7 lies we tell ourselves about suicide

I hear many wildly incorrect statements about suicide; like how people who die by suicide are selfish, weak or must have come from a troubled home. Maybe it makes people feel better to pass judgment, believing they don’t have these negative qualities or experiences. But I prefer to believe that if people knew better, they’d change their behavior. Which is exactly my reason for writing this – it’s time to tell you the truth about these suicide lies.

  1. Lie: People who are suicidal want to die.
    Truth: People who are suicidal want to end their pain.
  2. Lie: People who talk about suicide are just trying to get attention or trying to manipulate others.
    Truth: People who talk about suicide are inviting you to help them. Don’t ever make the mistake that people don’t mean it when they say it.
  3. Lie: Suicide occurs without any warning signs.
    Truth: Suicidal people give some sign of their intentions.
  4. Lie: Once someone decides to attempt suicide, there is nothing you can do to stop them.
    Truth: Suicide is preventable. Although we cannot control the actions of another person, we can influence them – this is why getting the right kind of support at the right time is so important.
  5. Lie: Suicide only affects people of a certain gender, race, financial status, etc.
    Truth: Suicide knows no demographic boundaries, making it the 10th leading cause of death in the United States. Source.
  6. Lie: People who attempt suicide are weak.
    Truth: People who attempt suicide are exhausted from being strong for so long. Most suicide victims had a mental disorder at the time of their death. Source.
  7. Lie: Most people die by suicide during the holidays or winter months.
    Truth:  The highest rate of suicide occurs in the spring, contrary to the popular “holiday blues” myth. My brother died in February, and I believe this was because he was hoping for one more holiday with his family before he left us.

The lesson here is one that our moms and grandmas have been telling us since we were little: think before you speak. You have no excuse not to now that you know the truth about suicide. Please stop perpetuating the stigma and taboo that surrounds suicide. This can save lives by encouraging vulnerable people to seek help without feeling shame.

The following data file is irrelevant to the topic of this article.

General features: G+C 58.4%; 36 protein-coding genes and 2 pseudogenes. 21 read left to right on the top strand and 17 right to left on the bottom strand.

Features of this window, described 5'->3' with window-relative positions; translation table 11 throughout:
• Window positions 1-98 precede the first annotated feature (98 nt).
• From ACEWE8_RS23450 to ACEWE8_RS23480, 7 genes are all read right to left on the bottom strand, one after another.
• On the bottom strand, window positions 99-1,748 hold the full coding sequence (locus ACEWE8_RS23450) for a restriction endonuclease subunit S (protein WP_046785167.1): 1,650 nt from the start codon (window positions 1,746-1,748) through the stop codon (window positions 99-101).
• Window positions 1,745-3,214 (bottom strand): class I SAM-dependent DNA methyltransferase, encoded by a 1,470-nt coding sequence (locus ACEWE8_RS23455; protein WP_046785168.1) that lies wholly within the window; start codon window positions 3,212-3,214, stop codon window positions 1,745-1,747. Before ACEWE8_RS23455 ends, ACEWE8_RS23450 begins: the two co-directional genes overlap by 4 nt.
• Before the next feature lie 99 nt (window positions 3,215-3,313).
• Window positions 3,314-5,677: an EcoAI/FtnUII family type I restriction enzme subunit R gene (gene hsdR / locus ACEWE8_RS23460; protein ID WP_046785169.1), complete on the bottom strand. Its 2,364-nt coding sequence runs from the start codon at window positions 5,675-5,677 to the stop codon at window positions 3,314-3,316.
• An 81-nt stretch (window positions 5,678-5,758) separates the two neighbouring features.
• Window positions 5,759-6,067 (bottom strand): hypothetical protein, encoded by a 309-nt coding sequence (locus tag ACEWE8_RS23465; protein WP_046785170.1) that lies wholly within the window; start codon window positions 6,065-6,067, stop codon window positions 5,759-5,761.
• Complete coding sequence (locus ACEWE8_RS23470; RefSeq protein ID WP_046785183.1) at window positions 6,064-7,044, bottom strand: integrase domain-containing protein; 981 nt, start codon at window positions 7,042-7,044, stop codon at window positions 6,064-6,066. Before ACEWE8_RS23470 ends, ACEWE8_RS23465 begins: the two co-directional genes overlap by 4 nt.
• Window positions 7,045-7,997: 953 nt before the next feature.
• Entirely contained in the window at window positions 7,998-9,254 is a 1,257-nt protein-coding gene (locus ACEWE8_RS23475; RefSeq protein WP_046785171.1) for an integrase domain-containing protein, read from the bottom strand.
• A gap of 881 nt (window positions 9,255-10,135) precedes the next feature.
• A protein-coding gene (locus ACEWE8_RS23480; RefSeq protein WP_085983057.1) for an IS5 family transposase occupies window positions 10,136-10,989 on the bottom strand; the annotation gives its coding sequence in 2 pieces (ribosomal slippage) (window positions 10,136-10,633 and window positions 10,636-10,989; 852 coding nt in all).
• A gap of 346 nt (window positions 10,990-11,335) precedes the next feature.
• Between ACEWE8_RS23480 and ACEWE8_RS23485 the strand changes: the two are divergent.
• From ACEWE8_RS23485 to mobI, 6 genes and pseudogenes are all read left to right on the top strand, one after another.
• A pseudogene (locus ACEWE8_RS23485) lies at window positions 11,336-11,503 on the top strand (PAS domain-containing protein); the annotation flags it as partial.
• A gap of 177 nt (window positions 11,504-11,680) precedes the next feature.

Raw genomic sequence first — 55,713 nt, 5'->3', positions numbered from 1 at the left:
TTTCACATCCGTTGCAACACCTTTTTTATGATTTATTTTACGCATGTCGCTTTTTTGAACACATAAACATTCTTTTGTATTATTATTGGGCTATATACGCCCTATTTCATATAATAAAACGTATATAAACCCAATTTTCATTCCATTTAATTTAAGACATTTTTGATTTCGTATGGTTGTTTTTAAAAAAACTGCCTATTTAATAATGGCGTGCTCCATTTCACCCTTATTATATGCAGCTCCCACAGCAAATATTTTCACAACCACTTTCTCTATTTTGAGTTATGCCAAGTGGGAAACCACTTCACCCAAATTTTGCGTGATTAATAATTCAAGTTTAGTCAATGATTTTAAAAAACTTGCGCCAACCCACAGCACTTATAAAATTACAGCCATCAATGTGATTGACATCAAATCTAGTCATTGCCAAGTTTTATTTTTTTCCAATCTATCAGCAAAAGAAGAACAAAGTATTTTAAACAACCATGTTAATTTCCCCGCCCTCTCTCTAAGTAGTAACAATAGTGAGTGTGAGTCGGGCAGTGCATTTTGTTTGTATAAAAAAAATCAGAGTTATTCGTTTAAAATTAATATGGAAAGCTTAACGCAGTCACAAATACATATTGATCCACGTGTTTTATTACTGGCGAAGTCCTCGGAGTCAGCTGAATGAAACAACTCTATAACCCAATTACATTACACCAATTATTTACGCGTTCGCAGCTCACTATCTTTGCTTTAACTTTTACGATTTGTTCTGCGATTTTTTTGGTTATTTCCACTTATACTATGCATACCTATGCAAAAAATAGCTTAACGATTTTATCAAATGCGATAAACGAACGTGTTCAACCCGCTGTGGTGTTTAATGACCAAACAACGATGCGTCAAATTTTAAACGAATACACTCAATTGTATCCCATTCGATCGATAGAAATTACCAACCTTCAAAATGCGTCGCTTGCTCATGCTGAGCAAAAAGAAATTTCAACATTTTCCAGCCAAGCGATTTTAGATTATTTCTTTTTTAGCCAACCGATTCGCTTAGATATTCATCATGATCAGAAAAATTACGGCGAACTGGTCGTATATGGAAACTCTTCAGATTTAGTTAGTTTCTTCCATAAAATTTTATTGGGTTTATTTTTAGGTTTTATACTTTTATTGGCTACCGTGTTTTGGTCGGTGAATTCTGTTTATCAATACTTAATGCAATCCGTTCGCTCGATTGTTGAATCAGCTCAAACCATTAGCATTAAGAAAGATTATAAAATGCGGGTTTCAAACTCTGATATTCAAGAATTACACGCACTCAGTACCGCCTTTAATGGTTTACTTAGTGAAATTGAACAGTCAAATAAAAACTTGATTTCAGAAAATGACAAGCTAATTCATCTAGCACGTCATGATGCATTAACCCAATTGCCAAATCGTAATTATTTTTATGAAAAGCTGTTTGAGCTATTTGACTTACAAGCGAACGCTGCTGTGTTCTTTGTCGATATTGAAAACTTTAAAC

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    • Mark Phillips
    • October 10, 2013
    • Reply

    Thank you for what you do. I vowed to get the truth out about the myths around suicide but haven’t done as much as I wanted. My kid brother committed suicide at 26

      • Erin
      • October 10, 2013
      • Reply

      Mark, so sorry to hear of your loss. It is so hard to lose a sibling. Thank you for reading and commenting.

    • Lori Elnyczky
    • May 5, 2014
    • Reply

    My 16 year old son Ryan lost his life to suicide 02/26/2008.. He had suffered for many years with depression and it ended up taking his life. Suicide is just like cancer or diabetes it is a disease, and more attention needs to be put out about the facts of mental illness and suicide so that we can prevent a families loss to their loved one. I pray with more awareness and education on mental illness and suicide that it loses the awful stigma that surrounds it now and that others don’t have to suffer such a horrific tragedy.

      • Erin
      • May 13, 2014
      • Reply

      Thank you for sharing – I am sorry for your loss. Please keep talking about this issue and educating others, it will help bring awareness and stop stigma so that people like Ryan can seek and receive help. You are in my thoughts.

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